The ability to move and/or resize each individual element on the HUD interface is great for both disabled and able-bodied gamers alike. For those gamers with low stamina, strength, or dexterity, the ability to place the most essential elements where the gamer feels most comfortable is critical. Many disabled gamers position certain key elements such as hot bars in their ‘sweet spots’ to conserve energy and allow an enjoyable experience as opposed to a workout.
UI customization requires a lot of development work and is often not tackled, but many games support total customization of the UI. An interesting case is World of Warcraft, where Blizzard exposed the XML underpinnings of its interface, to allow modification of the UI with minimal developer support. Perhaps unsurprisingly, there are specific WoW mods developed just for gamers with disabilities such as colorblind and interface altering modifications. These enable critical buttons that require repeated pressing by the player to be centered in an area where the end user often leaves the mouse.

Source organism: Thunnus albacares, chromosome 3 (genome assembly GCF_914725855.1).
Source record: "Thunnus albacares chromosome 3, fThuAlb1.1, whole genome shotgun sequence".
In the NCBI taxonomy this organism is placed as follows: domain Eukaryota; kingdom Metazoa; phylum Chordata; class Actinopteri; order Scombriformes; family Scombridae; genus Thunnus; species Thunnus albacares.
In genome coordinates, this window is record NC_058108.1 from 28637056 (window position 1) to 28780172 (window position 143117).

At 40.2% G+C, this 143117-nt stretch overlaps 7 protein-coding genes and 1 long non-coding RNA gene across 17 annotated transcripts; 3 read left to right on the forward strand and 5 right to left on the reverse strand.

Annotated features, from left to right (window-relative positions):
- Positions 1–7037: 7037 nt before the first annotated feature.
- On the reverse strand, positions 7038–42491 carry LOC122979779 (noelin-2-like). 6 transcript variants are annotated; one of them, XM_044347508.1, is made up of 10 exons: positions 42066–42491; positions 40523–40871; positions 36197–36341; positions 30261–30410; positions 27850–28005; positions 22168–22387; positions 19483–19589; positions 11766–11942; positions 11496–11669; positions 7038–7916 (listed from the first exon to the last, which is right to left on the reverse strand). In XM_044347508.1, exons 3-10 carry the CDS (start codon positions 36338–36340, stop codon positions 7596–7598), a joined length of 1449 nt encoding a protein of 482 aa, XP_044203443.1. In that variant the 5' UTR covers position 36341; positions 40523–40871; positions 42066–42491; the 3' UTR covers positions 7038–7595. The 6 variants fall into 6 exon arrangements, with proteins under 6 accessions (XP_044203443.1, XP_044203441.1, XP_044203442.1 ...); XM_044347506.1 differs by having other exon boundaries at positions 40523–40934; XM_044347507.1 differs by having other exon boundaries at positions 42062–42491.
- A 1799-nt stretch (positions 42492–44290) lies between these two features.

For gamers with disabilities, customization can make it easier to manage situations that need quick reaction time. The less frustrated the gamer is, the more likely they are to continue enjoying the game.
A woman with strength and stamina deficiency due to Multiple Sclerosis loves to play a strategy game, but its buttons are locked in the lower right-hand corner of the screen. This causes her to move the mouse repeatedly and quickly around the screen, between the UI and other game elements. This action is difficult for her, and often cuts her game time short. If the buttons were placed in a movable element, she could determine the easiest place for her to control the flow of the game. She’d be less tired, able to play longer, and have a more rewarding experience.